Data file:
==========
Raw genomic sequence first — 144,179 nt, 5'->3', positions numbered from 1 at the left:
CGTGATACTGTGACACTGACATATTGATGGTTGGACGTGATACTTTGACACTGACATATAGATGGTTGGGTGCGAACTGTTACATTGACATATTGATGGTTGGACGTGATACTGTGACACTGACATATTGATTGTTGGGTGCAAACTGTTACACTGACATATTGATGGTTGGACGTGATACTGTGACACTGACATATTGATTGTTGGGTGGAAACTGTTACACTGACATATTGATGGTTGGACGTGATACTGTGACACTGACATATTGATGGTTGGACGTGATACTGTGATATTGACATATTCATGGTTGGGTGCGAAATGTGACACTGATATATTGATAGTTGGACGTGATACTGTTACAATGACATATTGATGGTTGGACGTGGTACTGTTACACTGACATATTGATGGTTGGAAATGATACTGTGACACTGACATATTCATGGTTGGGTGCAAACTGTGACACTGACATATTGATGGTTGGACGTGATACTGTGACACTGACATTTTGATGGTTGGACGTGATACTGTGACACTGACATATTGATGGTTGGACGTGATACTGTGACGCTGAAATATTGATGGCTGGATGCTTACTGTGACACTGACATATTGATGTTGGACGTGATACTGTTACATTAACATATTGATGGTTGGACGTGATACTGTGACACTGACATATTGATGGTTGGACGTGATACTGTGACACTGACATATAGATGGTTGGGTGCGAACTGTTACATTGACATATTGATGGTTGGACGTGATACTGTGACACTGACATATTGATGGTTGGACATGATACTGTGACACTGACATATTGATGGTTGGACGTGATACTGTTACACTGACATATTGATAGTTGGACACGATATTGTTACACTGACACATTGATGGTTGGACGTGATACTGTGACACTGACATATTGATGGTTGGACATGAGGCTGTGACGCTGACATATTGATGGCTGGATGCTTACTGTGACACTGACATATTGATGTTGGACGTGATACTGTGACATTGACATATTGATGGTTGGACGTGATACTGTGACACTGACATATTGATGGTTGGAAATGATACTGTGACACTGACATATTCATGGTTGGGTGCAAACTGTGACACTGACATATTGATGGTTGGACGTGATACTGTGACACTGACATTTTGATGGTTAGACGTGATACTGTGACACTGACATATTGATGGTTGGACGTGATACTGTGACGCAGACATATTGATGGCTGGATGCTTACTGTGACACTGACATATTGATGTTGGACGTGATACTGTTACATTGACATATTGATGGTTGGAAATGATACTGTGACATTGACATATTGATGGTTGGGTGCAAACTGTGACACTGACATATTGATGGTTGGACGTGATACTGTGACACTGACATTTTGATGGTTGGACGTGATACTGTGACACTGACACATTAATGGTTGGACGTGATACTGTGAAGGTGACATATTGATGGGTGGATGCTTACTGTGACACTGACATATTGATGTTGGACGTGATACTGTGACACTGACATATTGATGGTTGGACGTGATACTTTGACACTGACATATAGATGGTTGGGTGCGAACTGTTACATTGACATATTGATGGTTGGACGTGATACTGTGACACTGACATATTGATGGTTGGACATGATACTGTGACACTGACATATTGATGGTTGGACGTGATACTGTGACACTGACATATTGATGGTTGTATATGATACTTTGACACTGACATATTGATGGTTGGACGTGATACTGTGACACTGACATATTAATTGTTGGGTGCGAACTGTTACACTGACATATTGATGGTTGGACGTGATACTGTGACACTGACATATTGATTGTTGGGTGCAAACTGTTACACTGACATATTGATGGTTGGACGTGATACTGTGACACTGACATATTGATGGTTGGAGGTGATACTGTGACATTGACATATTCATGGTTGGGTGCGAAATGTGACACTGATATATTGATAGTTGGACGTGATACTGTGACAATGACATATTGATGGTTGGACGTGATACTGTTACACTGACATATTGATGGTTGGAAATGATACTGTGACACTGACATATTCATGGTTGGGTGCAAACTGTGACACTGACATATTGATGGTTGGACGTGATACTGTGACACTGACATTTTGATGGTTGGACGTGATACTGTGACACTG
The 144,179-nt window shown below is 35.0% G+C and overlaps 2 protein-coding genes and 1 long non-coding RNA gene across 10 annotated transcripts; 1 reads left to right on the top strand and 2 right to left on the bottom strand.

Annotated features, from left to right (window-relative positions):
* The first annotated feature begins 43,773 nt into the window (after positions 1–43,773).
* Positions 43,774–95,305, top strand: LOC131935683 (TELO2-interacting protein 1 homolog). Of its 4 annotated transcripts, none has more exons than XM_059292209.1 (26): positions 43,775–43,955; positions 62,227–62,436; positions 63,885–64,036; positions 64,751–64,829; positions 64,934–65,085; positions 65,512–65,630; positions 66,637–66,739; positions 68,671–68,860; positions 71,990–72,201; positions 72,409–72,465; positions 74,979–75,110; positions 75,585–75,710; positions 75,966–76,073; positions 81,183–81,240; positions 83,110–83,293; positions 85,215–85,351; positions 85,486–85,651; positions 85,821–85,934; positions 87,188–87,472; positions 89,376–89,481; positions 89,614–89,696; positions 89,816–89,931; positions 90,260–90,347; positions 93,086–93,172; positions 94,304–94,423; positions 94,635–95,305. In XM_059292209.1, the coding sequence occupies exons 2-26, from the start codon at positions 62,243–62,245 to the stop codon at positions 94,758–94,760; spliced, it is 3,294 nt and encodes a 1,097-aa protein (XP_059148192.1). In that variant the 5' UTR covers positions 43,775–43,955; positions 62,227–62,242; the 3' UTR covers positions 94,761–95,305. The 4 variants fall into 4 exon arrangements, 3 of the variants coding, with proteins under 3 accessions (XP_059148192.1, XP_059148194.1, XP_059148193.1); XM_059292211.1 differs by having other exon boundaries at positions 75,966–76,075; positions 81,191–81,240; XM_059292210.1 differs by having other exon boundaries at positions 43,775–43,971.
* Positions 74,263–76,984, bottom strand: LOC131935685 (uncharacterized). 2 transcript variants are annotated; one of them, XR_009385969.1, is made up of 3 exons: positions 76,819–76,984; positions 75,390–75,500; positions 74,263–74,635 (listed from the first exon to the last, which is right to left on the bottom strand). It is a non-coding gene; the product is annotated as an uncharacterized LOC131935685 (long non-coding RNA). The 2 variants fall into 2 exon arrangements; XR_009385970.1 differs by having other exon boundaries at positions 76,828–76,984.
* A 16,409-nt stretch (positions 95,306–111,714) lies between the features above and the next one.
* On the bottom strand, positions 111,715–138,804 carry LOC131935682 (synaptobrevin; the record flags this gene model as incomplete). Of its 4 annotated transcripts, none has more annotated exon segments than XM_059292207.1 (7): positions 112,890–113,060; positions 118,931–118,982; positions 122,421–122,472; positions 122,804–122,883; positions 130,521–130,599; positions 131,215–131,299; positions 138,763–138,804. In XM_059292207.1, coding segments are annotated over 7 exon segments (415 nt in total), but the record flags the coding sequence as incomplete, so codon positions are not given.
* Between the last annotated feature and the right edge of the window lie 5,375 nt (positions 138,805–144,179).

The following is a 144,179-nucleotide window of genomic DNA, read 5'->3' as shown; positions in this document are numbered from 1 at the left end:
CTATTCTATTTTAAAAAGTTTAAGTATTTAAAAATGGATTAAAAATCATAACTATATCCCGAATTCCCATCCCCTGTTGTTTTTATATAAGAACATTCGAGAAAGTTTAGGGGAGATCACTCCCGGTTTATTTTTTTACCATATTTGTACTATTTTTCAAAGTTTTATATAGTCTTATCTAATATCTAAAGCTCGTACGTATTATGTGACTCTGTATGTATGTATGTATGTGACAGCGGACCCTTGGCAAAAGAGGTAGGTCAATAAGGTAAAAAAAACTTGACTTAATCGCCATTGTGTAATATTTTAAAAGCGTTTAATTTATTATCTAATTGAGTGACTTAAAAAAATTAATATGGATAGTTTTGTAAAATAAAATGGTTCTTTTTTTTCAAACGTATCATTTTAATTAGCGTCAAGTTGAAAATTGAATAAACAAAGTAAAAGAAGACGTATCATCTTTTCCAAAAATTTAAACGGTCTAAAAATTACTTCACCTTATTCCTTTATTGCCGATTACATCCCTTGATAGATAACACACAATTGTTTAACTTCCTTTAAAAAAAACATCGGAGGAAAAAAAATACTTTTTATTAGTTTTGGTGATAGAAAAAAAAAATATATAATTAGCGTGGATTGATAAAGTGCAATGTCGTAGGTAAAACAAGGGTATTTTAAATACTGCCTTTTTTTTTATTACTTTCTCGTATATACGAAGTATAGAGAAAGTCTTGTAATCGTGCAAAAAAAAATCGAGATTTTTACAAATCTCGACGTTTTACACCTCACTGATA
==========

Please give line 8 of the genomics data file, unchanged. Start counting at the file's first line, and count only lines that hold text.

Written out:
* A 16,409-nt stretch (positions 95,306–111,714) lies between the features above and the next one.